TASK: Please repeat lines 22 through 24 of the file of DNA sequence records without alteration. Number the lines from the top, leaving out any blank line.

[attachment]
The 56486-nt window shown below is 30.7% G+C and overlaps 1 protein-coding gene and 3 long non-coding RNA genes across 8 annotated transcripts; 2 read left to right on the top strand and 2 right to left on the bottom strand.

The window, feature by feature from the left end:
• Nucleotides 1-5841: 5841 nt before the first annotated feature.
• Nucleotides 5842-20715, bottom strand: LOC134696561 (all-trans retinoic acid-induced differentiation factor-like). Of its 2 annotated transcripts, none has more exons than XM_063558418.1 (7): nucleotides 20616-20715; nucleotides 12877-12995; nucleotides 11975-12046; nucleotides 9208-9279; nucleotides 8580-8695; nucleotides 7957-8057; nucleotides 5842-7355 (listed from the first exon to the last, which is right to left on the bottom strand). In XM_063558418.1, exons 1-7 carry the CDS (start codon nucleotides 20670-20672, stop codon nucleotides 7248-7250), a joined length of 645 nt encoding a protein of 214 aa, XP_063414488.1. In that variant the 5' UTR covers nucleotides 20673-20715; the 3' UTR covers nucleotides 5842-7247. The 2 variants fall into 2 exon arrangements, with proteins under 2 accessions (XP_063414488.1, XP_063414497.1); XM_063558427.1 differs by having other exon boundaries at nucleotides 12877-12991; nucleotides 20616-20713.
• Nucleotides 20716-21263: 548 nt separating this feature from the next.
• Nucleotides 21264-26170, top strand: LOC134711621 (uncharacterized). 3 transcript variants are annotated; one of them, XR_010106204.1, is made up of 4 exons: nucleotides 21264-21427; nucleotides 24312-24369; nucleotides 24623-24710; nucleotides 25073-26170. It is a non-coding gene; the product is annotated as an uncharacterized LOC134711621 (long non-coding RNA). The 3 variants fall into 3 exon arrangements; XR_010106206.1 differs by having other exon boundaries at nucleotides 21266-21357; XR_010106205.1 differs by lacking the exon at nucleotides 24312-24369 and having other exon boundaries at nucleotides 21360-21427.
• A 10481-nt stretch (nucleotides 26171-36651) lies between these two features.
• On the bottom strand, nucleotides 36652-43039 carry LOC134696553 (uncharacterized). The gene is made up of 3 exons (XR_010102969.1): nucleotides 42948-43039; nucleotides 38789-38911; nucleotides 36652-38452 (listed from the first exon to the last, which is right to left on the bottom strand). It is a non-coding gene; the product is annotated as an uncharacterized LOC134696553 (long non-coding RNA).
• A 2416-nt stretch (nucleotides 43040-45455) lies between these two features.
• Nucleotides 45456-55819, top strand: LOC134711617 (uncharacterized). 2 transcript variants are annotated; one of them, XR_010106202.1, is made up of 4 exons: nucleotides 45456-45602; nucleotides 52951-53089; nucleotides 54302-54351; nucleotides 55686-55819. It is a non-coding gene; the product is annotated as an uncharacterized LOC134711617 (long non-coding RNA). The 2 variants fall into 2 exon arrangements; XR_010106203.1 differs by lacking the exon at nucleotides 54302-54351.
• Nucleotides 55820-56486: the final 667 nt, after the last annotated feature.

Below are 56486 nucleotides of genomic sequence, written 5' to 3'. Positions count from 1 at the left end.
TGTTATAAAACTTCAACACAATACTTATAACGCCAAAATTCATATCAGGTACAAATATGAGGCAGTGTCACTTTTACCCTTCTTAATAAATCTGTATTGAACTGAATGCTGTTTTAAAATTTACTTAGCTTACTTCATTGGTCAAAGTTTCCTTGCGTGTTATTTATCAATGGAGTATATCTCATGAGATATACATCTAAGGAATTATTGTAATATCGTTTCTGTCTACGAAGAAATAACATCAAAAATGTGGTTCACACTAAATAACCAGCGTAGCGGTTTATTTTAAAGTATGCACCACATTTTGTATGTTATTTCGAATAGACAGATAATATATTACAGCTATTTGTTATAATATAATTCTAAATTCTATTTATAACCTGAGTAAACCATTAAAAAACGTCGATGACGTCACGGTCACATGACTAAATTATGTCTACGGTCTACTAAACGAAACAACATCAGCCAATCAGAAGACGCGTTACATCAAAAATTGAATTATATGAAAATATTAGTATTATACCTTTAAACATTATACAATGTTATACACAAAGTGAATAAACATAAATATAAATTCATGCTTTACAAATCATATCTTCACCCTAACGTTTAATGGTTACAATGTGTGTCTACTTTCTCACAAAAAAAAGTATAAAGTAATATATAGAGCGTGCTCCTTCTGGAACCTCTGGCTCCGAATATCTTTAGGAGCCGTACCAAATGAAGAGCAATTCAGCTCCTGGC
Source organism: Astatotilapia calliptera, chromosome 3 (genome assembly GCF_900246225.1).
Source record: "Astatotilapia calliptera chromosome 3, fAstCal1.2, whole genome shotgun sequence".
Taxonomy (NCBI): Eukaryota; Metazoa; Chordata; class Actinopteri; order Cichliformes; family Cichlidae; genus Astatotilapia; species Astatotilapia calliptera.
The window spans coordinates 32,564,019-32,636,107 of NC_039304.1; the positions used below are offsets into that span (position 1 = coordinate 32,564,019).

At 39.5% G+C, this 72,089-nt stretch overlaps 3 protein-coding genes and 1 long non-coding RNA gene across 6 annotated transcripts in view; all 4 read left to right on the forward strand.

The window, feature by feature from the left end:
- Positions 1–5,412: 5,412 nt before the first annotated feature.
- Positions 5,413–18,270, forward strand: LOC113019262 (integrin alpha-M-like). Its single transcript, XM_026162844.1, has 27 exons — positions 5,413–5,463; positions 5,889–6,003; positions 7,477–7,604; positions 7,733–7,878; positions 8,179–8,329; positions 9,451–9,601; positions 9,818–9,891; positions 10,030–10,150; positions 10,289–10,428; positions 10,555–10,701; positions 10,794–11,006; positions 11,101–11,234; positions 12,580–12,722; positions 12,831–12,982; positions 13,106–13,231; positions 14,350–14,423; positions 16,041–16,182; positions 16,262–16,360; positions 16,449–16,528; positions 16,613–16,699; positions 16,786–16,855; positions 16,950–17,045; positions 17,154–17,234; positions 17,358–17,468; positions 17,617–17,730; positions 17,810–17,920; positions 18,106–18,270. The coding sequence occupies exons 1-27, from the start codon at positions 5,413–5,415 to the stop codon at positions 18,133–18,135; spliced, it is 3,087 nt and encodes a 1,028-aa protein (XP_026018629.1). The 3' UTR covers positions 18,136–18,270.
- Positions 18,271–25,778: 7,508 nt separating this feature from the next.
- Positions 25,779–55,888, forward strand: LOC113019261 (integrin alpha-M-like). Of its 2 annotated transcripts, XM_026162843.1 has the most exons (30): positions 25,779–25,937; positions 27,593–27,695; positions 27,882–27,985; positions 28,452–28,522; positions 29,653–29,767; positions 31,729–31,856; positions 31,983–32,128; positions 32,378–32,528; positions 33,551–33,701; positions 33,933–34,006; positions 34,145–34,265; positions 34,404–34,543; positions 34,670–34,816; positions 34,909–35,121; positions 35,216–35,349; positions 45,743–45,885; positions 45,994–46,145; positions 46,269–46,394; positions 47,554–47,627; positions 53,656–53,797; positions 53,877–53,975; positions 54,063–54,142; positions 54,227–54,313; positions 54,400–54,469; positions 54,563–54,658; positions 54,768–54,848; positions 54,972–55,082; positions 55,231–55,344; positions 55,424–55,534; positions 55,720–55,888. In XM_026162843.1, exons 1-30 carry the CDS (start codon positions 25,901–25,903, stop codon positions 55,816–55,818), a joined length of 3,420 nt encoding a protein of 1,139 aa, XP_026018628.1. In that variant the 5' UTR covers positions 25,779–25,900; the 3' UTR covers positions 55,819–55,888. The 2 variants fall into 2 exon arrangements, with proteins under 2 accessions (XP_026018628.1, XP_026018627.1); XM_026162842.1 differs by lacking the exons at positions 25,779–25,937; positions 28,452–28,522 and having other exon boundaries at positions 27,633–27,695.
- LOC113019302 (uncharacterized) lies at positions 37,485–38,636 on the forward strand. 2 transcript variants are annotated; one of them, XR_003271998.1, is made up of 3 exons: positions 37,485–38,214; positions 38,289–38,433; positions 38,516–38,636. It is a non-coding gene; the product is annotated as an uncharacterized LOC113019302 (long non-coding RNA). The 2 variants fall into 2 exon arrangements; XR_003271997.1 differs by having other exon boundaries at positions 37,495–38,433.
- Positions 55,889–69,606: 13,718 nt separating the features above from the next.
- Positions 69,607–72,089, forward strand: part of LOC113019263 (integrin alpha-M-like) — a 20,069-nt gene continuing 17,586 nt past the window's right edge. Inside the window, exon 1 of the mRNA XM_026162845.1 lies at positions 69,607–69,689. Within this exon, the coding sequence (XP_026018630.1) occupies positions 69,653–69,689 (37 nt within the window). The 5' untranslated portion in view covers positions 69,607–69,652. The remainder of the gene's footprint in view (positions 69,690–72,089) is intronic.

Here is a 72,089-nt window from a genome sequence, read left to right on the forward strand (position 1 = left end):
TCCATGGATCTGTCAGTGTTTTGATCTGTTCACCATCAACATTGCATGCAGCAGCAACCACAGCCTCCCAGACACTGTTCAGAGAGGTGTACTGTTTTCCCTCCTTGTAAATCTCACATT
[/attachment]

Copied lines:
- Positions 18,271–25,778: 7,508 nt separating this feature from the next.
- Positions 25,779–55,888, forward strand: LOC113019261 (integrin alpha-M-like). Of its 2 annotated transcripts, XM_026162843.1 has the most exons (30): positions 25,779–25,937; positions 27,593–27,695; positions 27,882–27,985; positions 28,452–28,522; positions 29,653–29,767; positions 31,729–31,856; positions 31,983–32,128; positions 32,378–32,528; positions 33,551–33,701; positions 33,933–34,006; positions 34,145–34,265; positions 34,404–34,543; positions 34,670–34,816; positions 34,909–35,121; positions 35,216–35,349; positions 45,743–45,885; positions 45,994–46,145; positions 46,269–46,394; positions 47,554–47,627; positions 53,656–53,797; positions 53,877–53,975; positions 54,063–54,142; positions 54,227–54,313; positions 54,400–54,469; positions 54,563–54,658; positions 54,768–54,848; positions 54,972–55,082; positions 55,231–55,344; positions 55,424–55,534; positions 55,720–55,888. In XM_026162843.1, exons 1-30 carry the CDS (start codon positions 25,901–25,903, stop codon positions 55,816–55,818), a joined length of 3,420 nt encoding a protein of 1,139 aa, XP_026018628.1. In that variant the 5' UTR covers positions 25,779–25,900; the 3' UTR covers positions 55,819–55,888. The 2 variants fall into 2 exon arrangements, with proteins under 2 accessions (XP_026018628.1, XP_026018627.1); XM_026162842.1 differs by lacking the exons at positions 25,779–25,937; positions 28,452–28,522 and having other exon boundaries at positions 27,633–27,695.
- LOC113019302 (uncharacterized) lies at positions 37,485–38,636 on the forward strand. 2 transcript variants are annotated; one of them, XR_003271998.1, is made up of 3 exons: positions 37,485–38,214; positions 38,289–38,433; positions 38,516–38,636. It is a non-coding gene; the product is annotated as an uncharacterized LOC113019302 (long non-coding RNA). The 2 variants fall into 2 exon arrangements; XR_003271997.1 differs by having other exon boundaries at positions 37,495–38,433.